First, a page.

Ever since Victor started working for MySky, he had been complaining about his back. He could hardly walk, he said, all the muscles in his lower back were frozen up and the stiffness was rising. When he turned his head too quickly he saw a flash of light, like Saint Elmo’s Fire.
Alex and I made what we thought were helpful suggestions, for example, why didn’t Victor try yoga? Victor shook his head reproachfully. “Are you guys kidding? I can barely walk.” Alex knew a massage therapist; I had a friend who had been in physical therapy. Or he could try acupuncture, Alex suggested, there was a great little man on Mission Street who had cured Alex’s carpal tunnel last winter. Or he should swim, I suggested, or drink, said Alex, or try Pilates, I suggested, or the Alexander technique, Alex said; it had become a contest to see which of us would run out of remedies for back pain first.
Alex offered ice and I countered with Ben-Gay; Alex came back with heating pads and I riposted with a special mattress, Alex said special pillows, I said special pillows were only an accessory to special mattresses, Alex conceded, but then, with an air of great finality, told Victor that it was his shoes, and if only he bought the right shoes everything else would fall into place. I told him to consult Erin who had literally hundreds of cures for back pain, culled from five centuries of folklore. Victor thanked us curtly and went back to his groaning.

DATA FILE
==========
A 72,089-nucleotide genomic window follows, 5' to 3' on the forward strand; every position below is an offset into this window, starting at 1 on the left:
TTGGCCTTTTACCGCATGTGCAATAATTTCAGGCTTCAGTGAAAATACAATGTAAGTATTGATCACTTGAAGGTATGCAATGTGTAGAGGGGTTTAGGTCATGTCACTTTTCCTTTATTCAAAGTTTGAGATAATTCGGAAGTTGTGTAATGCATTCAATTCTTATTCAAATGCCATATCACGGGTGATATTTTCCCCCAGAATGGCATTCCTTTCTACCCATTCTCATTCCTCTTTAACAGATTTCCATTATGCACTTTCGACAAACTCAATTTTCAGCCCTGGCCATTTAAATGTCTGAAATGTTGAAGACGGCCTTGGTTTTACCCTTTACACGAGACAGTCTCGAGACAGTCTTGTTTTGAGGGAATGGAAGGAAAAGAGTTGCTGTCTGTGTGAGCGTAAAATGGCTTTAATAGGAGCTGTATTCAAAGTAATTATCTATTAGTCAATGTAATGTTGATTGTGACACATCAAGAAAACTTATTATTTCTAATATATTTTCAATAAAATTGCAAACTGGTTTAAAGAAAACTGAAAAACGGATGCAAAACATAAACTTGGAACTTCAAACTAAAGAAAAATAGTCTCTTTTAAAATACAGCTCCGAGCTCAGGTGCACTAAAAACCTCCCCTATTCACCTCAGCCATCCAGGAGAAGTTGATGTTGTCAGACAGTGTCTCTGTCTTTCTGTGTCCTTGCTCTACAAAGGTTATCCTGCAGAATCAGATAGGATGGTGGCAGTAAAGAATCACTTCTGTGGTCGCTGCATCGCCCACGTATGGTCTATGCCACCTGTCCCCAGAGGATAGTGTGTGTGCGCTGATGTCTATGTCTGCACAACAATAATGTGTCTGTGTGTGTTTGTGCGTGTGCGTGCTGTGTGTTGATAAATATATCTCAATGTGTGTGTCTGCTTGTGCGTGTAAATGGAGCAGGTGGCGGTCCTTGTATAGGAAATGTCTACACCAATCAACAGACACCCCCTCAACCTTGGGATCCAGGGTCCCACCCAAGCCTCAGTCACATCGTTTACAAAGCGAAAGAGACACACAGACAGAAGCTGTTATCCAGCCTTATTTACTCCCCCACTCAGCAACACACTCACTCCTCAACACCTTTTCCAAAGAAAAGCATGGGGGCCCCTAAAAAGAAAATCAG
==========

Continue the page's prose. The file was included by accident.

“Could anything be more obviously stress,” Alex wondered. We agreed that what Victor needed was a psychiatrist, or sex, or separation from the madmen at MySky, or all of these things. Then the chair arrived. It was in the kitchen when I came home from Java Man one afternoon, a black leather armchair, sheeted in transparent plastic. Victor sat next to it, reading an instruction manual. He reached behind the chair, winced, pulled out a power cord, and plugged the chair into an outlet. Slowly, not like an electrical appliance coming on, but like a genie coalescing out of smoke, an icy blue light on the base of the chair began to glow. “Electric chair?” I asked. “Back chair,” Victor said. “It’s pretty big to go in the kitchen.” “I know, but it doesn’t fit in my room.” Victor raised himself up stiffly and settled into the chair. He closed his eyes, and smiled a small, crooked smile. “It vibrates,” Victor said, and, after that, nothing more.
I retreated to my room and waited for Alex’s aggrieved knock. “What the fuck does he think he’s doing?” Etc. Alex hypothesized that Victor’s enormous chair compensated for a substandard penis, or accommodated an aggrandized notion of his own anality. He mocked the chair, he condemned the chair, he told Victor to move the chair, and got the same response I did, namely, that the chair could go nowhere else.
The chair became the center of our collective existence. Victor complained to me that Alex was jealous of his, Victor’s material success; Alex hissed at me that Victor had become one of them, the terrible people, who signed over their soul in exchange for oversized, ugly products, that were nothing but a conspicuous waste of materials married to a modicum of technological trickery, this, this yuck! And Victor told me that he was in pain, and the chair was the only thing that helped. The chair said nothing. It merely glowed, suffusing the kitchen with that blue light.
It was—probably—the destruction of Victor’s special chair that provoked him to move to Menlo Park, although, given what happened with MySky, I’m sure he would have moved sooner or later anyway.